So plenty of good reports but not enough of a ratio to justify a return to record highs – we'll have to see where the week settles out and we're still looking for 14,700 on the Nasdaq (strong bounce) – but that's pretty far away now (14,320). These are the bounces we are looking for against a predicted 20% correction so if ANY of the indexes are still in this zone – it's not a good time to get bullish:
- Dow 36,000 to 28,800 would be a 7,200-point drop with 1,440 bounces to 30,240 (weak) and 31,680 (strong). We were below our predicted 33,120 mid-point at yesterday's lows.
- S&P 4,800 is 20% above 4,000 and that makes it an 800-point drop with 160-point bounces so 4,160 (weak) and 4,320 (strong) is where we are this morning (again).
- Nasdaq is using 13,500 as the base and we bottomed yesterday at 13,706. 14,100 is the weak bounce and 14,700 is strong.
- Russell 1,600, would be about an 800-point drop with 160-point bounces to 1,780 (weak) and 1,960 (strong).
This is a slight improvement from Tuesday, with 14,100 on the Nasdaq going but we're still on the cusp with the S&P & the Russell and the Nasaq is way below 14,700 and 1,960 on the Russell (1,976) could turn red very quickly and it would be tragic if we went into the weekend with more red than we started the week with. As long as this chart is in play (not all green), then those projected bottoms are very much in play for February.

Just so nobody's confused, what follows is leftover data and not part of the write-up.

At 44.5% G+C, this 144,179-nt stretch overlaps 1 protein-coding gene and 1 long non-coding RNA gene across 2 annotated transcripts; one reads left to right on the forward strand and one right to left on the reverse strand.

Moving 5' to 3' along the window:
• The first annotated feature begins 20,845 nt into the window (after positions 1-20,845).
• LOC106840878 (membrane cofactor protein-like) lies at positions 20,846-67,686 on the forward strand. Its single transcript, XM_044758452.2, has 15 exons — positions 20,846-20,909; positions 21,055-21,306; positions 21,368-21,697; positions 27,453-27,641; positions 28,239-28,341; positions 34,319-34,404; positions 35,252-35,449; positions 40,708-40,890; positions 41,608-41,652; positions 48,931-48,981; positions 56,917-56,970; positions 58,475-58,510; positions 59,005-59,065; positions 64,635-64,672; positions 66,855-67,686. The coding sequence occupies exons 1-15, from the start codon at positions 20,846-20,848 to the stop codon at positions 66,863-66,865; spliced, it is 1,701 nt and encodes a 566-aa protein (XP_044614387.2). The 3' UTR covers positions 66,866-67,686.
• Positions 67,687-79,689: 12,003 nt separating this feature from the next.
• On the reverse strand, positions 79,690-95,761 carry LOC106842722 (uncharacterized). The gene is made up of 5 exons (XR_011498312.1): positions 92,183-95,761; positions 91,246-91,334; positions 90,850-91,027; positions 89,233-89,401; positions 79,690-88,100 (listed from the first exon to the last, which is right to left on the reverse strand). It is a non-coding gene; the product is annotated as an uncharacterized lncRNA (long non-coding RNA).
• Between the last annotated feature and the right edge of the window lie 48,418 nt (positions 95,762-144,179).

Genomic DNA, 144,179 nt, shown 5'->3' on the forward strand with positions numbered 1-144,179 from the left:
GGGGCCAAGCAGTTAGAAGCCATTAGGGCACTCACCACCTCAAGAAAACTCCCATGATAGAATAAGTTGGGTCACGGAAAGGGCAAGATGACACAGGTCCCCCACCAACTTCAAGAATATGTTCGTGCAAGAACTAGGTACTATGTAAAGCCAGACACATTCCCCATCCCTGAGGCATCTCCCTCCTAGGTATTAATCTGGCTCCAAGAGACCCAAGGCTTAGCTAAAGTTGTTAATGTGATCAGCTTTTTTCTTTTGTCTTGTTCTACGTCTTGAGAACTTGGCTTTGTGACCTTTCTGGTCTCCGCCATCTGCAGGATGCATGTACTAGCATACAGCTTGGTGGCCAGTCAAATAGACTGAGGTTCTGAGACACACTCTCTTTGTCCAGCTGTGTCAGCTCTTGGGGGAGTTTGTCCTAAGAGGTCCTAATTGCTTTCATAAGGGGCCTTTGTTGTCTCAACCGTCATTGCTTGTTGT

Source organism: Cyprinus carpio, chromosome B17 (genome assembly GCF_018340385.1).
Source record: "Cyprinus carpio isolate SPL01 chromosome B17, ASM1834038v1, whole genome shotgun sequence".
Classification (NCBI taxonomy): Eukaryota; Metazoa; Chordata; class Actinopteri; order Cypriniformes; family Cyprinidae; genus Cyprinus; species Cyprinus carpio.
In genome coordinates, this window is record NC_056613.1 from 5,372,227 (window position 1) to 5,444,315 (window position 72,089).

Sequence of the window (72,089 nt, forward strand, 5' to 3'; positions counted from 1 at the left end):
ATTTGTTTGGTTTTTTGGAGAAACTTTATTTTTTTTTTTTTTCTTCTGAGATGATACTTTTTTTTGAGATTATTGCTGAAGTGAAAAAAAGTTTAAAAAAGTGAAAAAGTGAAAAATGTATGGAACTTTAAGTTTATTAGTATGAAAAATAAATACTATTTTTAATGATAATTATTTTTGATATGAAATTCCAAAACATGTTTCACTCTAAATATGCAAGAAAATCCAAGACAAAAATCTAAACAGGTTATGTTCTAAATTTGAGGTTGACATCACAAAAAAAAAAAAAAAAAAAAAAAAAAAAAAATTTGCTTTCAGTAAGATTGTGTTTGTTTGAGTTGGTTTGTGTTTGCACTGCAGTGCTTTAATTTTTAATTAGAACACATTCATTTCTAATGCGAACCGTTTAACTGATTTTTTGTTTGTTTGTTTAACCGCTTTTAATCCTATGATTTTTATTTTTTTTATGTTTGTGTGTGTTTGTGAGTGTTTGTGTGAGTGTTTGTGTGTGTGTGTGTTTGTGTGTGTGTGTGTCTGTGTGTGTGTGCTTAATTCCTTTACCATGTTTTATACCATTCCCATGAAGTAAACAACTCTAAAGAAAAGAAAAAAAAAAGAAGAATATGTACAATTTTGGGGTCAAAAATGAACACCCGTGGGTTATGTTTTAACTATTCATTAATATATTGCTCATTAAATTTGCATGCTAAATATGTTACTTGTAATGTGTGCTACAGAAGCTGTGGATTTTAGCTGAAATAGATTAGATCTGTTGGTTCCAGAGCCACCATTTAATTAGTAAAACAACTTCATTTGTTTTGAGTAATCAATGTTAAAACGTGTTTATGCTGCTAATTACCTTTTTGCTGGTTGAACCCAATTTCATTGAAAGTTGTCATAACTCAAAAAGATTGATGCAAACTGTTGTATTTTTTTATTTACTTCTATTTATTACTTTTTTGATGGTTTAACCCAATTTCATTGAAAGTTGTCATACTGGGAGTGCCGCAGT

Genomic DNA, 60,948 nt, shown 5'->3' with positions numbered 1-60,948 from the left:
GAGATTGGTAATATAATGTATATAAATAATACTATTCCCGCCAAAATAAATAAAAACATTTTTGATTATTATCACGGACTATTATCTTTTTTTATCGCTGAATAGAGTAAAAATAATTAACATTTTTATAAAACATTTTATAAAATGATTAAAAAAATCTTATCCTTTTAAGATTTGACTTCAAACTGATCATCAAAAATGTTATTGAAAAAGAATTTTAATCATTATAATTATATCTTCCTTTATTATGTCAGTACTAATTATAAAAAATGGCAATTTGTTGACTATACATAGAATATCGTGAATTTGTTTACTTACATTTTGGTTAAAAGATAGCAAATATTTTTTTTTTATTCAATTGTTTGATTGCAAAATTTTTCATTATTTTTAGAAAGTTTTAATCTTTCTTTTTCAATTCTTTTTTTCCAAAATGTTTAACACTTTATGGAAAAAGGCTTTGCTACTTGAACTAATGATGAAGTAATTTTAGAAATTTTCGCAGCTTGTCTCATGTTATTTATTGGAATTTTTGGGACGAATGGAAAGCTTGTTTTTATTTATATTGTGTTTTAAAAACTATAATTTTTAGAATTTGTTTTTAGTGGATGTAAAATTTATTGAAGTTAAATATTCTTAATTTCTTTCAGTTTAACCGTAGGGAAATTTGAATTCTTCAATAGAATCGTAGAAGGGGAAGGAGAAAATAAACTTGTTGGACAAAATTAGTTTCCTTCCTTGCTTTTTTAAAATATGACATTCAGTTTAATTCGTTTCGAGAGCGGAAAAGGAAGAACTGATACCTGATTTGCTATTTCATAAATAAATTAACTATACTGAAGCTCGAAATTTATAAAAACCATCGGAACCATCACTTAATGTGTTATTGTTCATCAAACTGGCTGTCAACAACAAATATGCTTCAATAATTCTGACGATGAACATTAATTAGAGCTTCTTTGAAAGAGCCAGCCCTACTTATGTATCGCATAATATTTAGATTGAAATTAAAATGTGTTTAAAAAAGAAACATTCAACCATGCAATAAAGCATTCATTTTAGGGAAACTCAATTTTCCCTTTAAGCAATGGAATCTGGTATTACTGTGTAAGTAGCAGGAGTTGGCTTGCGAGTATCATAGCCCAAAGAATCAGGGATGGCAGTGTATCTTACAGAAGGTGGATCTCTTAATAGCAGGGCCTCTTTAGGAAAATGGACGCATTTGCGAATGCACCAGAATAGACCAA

Inflation makes all the data tricky to analyze. For example, MCD reported sales 7.5% better than last year but, when you dig into it, prices are up 6% from last year so the actual sales of products are only up 1.5% from last year's lockdowns and, this quarter, MCD cut store hours by 10% but, even with the savings on wages (and less service to the consumers) they still had a miss – and MCD is down 2.5% this morning.
Of course, MCD is trading at 26x earnings so they are overdue for a correction but, to get to a more normal (for them) 18% would require a 30% drop in price all the way back to $175. That would be 637 Dow points just from MCD! This is why we're still being cautious – valuations are still well above historic highs and there's no real indication that the companies are going to be able to grow into them over the next few years.
Powell's comments have sent the Dollar flying up to 97 this morning, which is where we expected it to top off and, if that's correct, we should see a falling Dollar support the markets this morning (they often ditch the Dollar to mask large amounts of index-selling). If so, that will be great for Gold (/GC), which is testing $1,800 this morning so that's a nice, long line to play in the Futures, with tight stops below – as will be Silver (/SI) if it gets over the $23 line.
Sadly, we can't short Oil (/CL) this morning as the higher Dollar can boost it further. Oil is at $88.50 and we shorted them at $87.50 yesterday and did well during our Live Trading Webinar – picking up over $1,000 per contract but today is not as safe for that bet.
Be careful out there!